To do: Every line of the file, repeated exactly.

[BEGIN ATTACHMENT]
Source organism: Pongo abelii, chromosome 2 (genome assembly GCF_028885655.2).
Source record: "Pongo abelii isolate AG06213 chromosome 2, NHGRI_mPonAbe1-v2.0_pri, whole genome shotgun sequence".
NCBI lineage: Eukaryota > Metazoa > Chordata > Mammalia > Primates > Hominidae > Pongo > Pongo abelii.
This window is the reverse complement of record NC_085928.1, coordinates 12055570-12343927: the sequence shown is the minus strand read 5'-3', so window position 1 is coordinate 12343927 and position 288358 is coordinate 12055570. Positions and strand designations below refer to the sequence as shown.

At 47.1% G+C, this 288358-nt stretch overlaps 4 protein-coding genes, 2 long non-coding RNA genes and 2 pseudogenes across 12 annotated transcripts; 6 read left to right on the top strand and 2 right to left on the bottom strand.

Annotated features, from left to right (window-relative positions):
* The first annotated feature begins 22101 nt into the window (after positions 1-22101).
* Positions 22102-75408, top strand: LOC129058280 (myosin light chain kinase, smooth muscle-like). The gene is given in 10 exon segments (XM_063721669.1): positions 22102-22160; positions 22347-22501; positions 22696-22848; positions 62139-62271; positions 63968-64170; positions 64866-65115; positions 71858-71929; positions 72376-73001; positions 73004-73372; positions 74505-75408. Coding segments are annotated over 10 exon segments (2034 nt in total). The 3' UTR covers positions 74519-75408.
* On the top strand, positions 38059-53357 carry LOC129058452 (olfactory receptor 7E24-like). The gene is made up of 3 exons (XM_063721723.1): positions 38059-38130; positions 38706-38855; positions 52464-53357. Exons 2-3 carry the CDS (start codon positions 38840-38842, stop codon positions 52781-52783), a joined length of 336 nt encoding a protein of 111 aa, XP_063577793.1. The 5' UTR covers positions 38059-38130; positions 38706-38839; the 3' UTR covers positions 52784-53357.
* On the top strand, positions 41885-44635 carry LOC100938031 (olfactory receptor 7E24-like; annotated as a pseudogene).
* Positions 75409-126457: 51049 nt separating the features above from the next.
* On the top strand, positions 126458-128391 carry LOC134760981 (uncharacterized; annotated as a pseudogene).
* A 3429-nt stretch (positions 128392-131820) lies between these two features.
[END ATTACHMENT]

Source organism: Pongo abelii, chromosome 2 (genome assembly GCF_028885655.2).
Source record: "Pongo abelii isolate AG06213 chromosome 2, NHGRI_mPonAbe1-v2.0_pri, whole genome shotgun sequence".
NCBI lineage: Eukaryota > Metazoa > Chordata > Mammalia > Primates > Hominidae > Pongo > Pongo abelii.
This window is the reverse complement of record NC_085928.1, coordinates 12055570-12343927: the sequence shown is the minus strand read 5'-3', so window position 1 is coordinate 12343927 and position 288358 is coordinate 12055570. Positions and strand designations below refer to the sequence as shown.

At 47.1% G+C, this 288358-nt stretch overlaps 4 protein-coding genes, 2 long non-coding RNA genes and 2 pseudogenes across 12 annotated transcripts; 6 read left to right on the top strand and 2 right to left on the bottom strand.

Annotated features, from left to right (window-relative positions):
* The first annotated feature begins 22101 nt into the window (after positions 1-22101).
* Positions 22102-75408, top strand: LOC129058280 (myosin light chain kinase, smooth muscle-like). The gene is given in 10 exon segments (XM_063721669.1): positions 22102-22160; positions 22347-22501; positions 22696-22848; positions 62139-62271; positions 63968-64170; positions 64866-65115; positions 71858-71929; positions 72376-73001; positions 73004-73372; positions 74505-75408. Coding segments are annotated over 10 exon segments (2034 nt in total). The 3' UTR covers positions 74519-75408.
* On the top strand, positions 38059-53357 carry LOC129058452 (olfactory receptor 7E24-like). The gene is made up of 3 exons (XM_063721723.1): positions 38059-38130; positions 38706-38855; positions 52464-53357. Exons 2-3 carry the CDS (start codon positions 38840-38842, stop codon positions 52781-52783), a joined length of 336 nt encoding a protein of 111 aa, XP_063577793.1. The 5' UTR covers positions 38059-38130; positions 38706-38839; the 3' UTR covers positions 52784-53357.
* On the top strand, positions 41885-44635 carry LOC100938031 (olfactory receptor 7E24-like; annotated as a pseudogene).
* Positions 75409-126457: 51049 nt separating the features above from the next.
* On the top strand, positions 126458-128391 carry LOC134760981 (uncharacterized; annotated as a pseudogene).
* A 3429-nt stretch (positions 128392-131820) lies between these two features.